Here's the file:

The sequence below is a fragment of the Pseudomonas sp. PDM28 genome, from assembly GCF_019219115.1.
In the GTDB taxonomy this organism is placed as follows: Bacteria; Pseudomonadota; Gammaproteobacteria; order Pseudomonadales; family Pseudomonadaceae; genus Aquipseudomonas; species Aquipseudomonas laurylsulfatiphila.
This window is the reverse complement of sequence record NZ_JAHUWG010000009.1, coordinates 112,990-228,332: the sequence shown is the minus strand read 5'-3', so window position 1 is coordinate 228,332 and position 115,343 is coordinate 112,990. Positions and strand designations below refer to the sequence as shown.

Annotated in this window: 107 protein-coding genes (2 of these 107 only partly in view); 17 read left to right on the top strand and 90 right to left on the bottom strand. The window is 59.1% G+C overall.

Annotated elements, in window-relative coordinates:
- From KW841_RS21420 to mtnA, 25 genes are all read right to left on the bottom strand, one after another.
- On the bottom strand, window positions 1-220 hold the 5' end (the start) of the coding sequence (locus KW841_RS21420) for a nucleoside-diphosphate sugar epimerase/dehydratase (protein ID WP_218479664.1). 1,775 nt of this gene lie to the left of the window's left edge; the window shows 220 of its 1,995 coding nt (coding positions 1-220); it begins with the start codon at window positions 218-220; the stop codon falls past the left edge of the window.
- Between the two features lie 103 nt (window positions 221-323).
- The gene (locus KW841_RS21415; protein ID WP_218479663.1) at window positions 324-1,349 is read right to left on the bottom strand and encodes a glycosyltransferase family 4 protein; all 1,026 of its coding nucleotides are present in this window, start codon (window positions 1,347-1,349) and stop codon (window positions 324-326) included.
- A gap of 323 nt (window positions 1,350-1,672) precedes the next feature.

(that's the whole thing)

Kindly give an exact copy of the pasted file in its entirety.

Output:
The sequence below is a fragment of the Pseudomonas sp. PDM28 genome, from assembly GCF_019219115.1.
In the GTDB taxonomy this organism is placed as follows: Bacteria; Pseudomonadota; Gammaproteobacteria; order Pseudomonadales; family Pseudomonadaceae; genus Aquipseudomonas; species Aquipseudomonas laurylsulfatiphila.
This window is the reverse complement of sequence record NZ_JAHUWG010000009.1, coordinates 112,990-228,332: the sequence shown is the minus strand read 5'-3', so window position 1 is coordinate 228,332 and position 115,343 is coordinate 112,990. Positions and strand designations below refer to the sequence as shown.

Annotated in this window: 107 protein-coding genes (2 of these 107 only partly in view); 17 read left to right on the top strand and 90 right to left on the bottom strand. The window is 59.1% G+C overall.

Annotated elements, in window-relative coordinates:
- From KW841_RS21420 to mtnA, 25 genes are all read right to left on the bottom strand, one after another.
- On the bottom strand, window positions 1-220 hold the 5' end (the start) of the coding sequence (locus KW841_RS21420) for a nucleoside-diphosphate sugar epimerase/dehydratase (protein ID WP_218479664.1). 1,775 nt of this gene lie to the left of the window's left edge; the window shows 220 of its 1,995 coding nt (coding positions 1-220); it begins with the start codon at window positions 218-220; the stop codon falls past the left edge of the window.
- Between the two features lie 103 nt (window positions 221-323).
- The gene (locus KW841_RS21415; protein ID WP_218479663.1) at window positions 324-1,349 is read right to left on the bottom strand and encodes a glycosyltransferase family 4 protein; all 1,026 of its coding nucleotides are present in this window, start codon (window positions 1,347-1,349) and stop codon (window positions 324-326) included.
- A gap of 323 nt (window positions 1,350-1,672) precedes the next feature.